Christian Horner has played down fears the RB18 is fragile despite three retirements already this season and problems at the Miami Grand Prix.
Max Verstappen may have worried his early-season reliability issues had resurfaced on Friday when he struggled in both FP1 and FP2 of the Miami Grand Prix.
In the first practice session, a problem with the rear of the car saw Red Bull make a gearbox change ahead of FP2 but there were further issues still when a fire broke out in his car, limiting him to just one lap throughout the whole session.
The Dutchman has been particularly unfortunate when it comes to reliability issues this campaign having DNFed in two of the opening three races but Christian Horner has denied that the car is “fragile.”
“I think there have been niggly things that you would normally have seen in pre-season testing that have only reared their head as we have got into the season so that has been frustrating,” Horner said, as reported by GPFans.
“We are working closely with HRC and they are giving us great support so I think we will get those ironed out.”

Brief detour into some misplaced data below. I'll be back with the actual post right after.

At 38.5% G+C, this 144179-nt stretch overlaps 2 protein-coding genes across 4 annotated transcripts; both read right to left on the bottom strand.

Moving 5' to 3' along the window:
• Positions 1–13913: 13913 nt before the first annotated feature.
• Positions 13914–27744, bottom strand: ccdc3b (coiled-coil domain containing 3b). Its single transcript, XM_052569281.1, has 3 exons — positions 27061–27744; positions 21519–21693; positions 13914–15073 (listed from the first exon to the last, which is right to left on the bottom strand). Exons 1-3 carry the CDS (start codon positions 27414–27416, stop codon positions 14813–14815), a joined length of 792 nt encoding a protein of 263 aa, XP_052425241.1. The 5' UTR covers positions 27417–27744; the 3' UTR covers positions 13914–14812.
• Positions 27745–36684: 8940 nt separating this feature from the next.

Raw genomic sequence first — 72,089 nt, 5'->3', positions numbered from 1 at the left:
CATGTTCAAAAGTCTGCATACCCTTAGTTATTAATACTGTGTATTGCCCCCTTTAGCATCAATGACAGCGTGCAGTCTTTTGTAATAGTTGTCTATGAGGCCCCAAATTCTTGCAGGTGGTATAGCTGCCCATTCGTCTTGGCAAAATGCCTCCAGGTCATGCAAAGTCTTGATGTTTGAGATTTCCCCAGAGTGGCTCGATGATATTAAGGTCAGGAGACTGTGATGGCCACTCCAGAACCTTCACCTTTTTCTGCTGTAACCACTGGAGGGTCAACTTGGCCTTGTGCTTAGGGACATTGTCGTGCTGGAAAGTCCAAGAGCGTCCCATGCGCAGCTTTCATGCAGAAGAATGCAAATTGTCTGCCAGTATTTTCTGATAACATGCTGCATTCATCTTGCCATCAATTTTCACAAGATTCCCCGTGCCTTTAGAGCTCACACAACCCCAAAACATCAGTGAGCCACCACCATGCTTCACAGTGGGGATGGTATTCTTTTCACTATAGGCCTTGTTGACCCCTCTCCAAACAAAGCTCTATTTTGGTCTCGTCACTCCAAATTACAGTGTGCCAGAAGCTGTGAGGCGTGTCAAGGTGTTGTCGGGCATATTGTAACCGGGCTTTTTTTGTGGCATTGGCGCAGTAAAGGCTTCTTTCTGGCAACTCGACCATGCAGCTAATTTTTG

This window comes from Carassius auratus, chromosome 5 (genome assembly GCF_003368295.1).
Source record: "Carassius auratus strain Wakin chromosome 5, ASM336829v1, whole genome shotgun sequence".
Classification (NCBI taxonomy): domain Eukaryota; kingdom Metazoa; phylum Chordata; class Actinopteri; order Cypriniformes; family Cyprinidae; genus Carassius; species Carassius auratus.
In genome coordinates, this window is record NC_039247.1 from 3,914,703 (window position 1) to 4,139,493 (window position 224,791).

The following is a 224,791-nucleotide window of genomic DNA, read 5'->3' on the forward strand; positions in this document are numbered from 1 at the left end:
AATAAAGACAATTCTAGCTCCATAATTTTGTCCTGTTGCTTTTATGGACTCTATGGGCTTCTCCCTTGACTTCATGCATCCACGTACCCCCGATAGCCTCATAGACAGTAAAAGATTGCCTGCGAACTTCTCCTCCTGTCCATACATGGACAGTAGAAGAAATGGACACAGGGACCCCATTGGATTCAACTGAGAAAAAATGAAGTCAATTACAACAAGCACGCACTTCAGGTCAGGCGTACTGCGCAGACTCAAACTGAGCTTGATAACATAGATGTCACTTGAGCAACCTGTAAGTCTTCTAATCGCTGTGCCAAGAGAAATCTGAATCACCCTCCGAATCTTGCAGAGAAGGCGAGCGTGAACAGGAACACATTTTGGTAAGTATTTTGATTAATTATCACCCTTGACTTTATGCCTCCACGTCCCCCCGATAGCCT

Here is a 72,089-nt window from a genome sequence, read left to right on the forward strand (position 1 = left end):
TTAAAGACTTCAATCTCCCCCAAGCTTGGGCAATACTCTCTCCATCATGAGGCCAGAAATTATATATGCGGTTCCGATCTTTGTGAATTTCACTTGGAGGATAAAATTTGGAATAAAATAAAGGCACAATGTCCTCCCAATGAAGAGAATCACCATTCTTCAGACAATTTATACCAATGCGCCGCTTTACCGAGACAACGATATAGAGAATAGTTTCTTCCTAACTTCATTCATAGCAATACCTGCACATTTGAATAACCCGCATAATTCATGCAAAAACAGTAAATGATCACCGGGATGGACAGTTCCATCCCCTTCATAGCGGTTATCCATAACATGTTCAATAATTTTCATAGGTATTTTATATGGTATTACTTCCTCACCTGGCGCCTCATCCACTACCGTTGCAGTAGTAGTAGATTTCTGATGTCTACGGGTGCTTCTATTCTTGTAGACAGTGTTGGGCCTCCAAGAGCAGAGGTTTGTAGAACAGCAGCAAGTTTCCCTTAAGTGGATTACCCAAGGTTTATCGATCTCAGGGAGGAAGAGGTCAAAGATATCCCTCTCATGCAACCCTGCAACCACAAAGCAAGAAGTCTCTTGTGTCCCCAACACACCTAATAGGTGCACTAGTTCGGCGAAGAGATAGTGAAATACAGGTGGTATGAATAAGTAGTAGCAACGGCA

Last month, Horner was warned by colleague Helmut Marko that Verstappen may not keep his cool for much longer were the issues to persist.
“He is a lot calmer,” Marko told the Austrian broadcaster ORF.
Verstappen showing he's the one to beat - Miami GP Conclusions
With Red Bull having sorted out the reliability issues that plagued them for the first three races of the season, Max Verstappen is now proving he is the guy at the top and the one to beat, and did so with an emphatic drive at the Miami Grand Prix.
“After his retirement [in Australia], he returned to the pit box and we discussed things calmly.
“However, in this case, we knew we could run into that problem, because we also had to deal with that in qualifying, so it didn’t come out of the blue in that regard.
“He is an emotional and passionate driver who will always give his opinion. But, in my view, he is a lot calmer, calmer than in the past.
“If we don’t win again soon, then he is indeed a time bomb!”
Thankfully for the team and Horner, Verstappen has since gone on to win both races. However, his team-mate Sergio Perez suffered reliability issues which the Red Bull boss believed cost him second place in Miami.
“He had an issue with a sensor on one of the cylinders,” Horner said.
“He lost a lot of track time, the guys managed to move the sensors around but he was down, probably, around 20 kilowatts of power as a result.
“Even with the advantage of the new tyres he had, he was around half a second off what the car was capable of in straight-line speed and without that, he would have probably even been P2.”